jo_graham (jo_graham) wrote,
jo_graham
jo_graham

Co-writing

A reader asks if I can talk a little bit about the process of co-writing books, as she's planning to do it in the future. Sure -- I've co-written six -- Homecoming, Secrets, Moebius Squared and Lost Things with Melissa Scott, and The Lost and Lifeboat with Amy Griswold. Of those four were Stargate books and two original, Lost Things and Lifeboat.

I think the biggest thing is this -- you have to be on the same page about what the story is about. I don't mean what happens in the story or who the characters are. I mean what the story is about on the deepest level, what the philosophical underpinnings of the story are and what you believe about the universe. What is the message? What are people supposed to come away from the book thinking about the world? What do you want people to absorb on an unconscious level?

That's hard. That's really hard, because often we're not aware what assumptions we are bringing to things, much less what assumptions someone else is, because of course that's how the world works! Of course everyone understands that.... But no. And so you have to have some very in depth conversations, and sometimes you'll realize at that point that you can't write this book together. You are not saying the same thing, even if you try to tell a story about the same characters doing the same thing. For example, one thing we started with in the Legacy series is this -- syncreticism is desirable and possible.



I believe that one of the most dangerous ideas in the world today is the idea that contact between cultures is inevitably bad. There are only two options -- no contact and preserving cultural purity (The Prime Directive) or exploitation and conquest. That's it. Either you never speak to them, or you conquer them or are conquered by them. I think this idea is enormously dangerous in the real world, and it's also false. Most contact between cultures is peaceful and productive. When I talk to you in the UK or Sweden or Japan or Poland, I am not exploiting you nor are you exploiting me. If you get me interested in Takarazuka or I get you interested in SG-1, this is not conquest! This is not pollution.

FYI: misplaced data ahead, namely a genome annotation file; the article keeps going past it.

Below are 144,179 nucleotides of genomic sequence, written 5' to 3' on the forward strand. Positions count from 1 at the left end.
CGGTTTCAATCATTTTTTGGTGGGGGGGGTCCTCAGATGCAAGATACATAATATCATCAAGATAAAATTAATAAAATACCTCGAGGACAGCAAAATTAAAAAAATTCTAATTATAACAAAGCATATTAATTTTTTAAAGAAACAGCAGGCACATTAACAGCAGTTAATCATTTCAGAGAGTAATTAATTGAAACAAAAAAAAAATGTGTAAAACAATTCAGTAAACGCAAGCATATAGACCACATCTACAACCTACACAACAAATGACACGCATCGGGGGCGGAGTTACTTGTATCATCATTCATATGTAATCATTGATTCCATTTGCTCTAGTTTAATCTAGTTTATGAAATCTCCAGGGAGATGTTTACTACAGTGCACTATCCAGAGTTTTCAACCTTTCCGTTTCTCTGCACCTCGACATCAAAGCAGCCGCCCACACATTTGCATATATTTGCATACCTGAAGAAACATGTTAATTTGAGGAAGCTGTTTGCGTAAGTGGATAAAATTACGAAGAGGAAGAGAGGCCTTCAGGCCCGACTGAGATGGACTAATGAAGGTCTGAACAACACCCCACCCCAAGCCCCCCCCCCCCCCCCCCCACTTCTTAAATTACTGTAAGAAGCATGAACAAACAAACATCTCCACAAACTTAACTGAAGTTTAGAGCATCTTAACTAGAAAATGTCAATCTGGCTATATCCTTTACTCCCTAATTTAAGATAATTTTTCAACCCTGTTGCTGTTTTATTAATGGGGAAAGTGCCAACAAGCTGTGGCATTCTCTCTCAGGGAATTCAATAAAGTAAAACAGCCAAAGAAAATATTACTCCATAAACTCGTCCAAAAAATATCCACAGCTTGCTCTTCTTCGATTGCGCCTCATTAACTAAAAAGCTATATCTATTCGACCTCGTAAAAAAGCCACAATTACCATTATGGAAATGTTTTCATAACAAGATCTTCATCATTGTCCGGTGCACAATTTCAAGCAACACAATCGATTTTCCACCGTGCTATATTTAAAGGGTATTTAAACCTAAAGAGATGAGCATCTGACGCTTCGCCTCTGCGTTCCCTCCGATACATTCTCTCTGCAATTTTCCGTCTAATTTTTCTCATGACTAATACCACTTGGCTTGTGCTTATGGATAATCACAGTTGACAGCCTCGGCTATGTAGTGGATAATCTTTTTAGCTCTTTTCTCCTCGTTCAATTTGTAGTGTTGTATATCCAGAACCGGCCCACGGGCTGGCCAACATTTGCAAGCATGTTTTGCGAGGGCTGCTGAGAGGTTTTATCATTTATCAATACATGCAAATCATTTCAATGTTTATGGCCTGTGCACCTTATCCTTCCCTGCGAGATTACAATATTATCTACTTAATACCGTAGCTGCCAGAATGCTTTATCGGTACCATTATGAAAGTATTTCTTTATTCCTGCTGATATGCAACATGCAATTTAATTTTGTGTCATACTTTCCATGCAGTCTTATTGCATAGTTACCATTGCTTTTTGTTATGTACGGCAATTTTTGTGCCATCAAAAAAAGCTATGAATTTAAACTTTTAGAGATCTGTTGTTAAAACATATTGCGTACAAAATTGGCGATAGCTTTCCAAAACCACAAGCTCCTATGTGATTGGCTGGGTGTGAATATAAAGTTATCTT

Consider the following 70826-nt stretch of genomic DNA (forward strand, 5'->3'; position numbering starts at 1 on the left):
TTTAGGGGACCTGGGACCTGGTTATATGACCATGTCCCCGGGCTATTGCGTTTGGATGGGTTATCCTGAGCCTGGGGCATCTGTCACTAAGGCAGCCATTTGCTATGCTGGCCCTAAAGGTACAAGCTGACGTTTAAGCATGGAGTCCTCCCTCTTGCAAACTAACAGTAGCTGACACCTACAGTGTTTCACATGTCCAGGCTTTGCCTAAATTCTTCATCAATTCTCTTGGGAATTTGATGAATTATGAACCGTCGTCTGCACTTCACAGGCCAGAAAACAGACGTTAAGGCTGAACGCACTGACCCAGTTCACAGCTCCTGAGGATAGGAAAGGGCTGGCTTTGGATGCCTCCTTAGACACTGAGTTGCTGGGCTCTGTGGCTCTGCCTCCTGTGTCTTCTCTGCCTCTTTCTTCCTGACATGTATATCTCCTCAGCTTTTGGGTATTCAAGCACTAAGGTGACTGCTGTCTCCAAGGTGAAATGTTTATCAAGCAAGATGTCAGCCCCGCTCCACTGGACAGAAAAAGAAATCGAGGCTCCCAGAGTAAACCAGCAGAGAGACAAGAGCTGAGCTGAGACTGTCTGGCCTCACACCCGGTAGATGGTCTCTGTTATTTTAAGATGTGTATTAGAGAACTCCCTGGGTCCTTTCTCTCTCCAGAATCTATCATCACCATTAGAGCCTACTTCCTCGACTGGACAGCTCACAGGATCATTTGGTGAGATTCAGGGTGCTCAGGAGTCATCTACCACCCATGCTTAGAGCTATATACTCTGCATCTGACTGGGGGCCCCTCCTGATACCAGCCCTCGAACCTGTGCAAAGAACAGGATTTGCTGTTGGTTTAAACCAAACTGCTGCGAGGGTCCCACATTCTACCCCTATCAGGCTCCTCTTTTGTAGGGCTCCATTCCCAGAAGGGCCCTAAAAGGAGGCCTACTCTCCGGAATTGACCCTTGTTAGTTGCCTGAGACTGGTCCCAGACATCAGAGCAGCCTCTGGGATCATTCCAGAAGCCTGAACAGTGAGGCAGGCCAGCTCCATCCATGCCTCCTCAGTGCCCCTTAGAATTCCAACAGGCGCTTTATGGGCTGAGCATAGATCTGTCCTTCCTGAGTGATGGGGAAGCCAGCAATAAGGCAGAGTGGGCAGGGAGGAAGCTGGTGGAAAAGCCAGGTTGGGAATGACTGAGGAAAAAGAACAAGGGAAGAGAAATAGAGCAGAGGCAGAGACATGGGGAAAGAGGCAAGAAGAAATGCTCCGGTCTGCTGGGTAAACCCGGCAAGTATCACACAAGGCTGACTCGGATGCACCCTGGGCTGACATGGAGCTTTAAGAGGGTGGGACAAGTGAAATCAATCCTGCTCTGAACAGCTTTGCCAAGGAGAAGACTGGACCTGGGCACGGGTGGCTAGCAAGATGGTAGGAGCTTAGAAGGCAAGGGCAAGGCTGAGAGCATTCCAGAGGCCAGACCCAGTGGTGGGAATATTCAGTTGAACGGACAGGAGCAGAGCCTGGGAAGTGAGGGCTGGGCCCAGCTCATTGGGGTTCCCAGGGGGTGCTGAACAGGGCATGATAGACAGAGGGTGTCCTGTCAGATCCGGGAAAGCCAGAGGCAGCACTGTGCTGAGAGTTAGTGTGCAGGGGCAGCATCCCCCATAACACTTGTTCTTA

This is syncreticism, wherein people deliberately choose to adopt something from a culture different from that of their birth because they like it. You watch British tv because you like the show. You listen to American music because you like the singer. You eat pasta carbonara or tandoori chicken because you like it. No one is making you eat sushi! You go out for sushi because someone introduced you to it and you decided it was good. No one is making you watch Dr Who because it's British imperialism -- you like the show so you watch. That's how most cultural change happens. People choose to adopt the culture of their neighbors because they like it, or because it answers a need in their society. People learn from each other. That's how agriculture was adopted thousands of years ago. That's how the domestication of animals spread. Someone has a good thing and other people see the worth of it, and they change to adopt it. This is one of the places we began with the Legacy series -- this is not a story about how cross cultural contact is bad. This is not a story about how the only ethical option is the Prime Directive. This is an active refutation of that narrative -- that the inevitable result of contact is conquest and oppression.

So, if it's possible for peoples to meet and learn from each other in a positive way, what does that look like? How do you do that? And how do you convey that to the reader? One way is through the micro-model. Let's say you come from a family that makes sweet potato pie at Thanksgiving. And then you marry someone who comes from a family to whom it's just not Thanksgiving without pumpkin pie! What do you do? Have two pies? Rotate which year you make which pie? Make a chocolate cake instead? Decide that you're not as into sweet potato pie as all that and you could just have pumpkin? Lots of people make these decisions all the time, and most of them make them without fighting to the death over them. People compromise. They meet in the middle. That's the heart of a relationship. They change their personal culture. "In our family we always have two pies."

That's why John/Teyla. People can understand and look at cultural relations in the context of human relationships. It's not a zero-sum game. It's about compromise, not conquest. Teyla isn't going to come back to Earth and be an Air Force wife and abandon her own culture. John isn't going to become an Athosian farmer and abandon his. For either to do so would be to lose something essential to each of them. But is there a place between?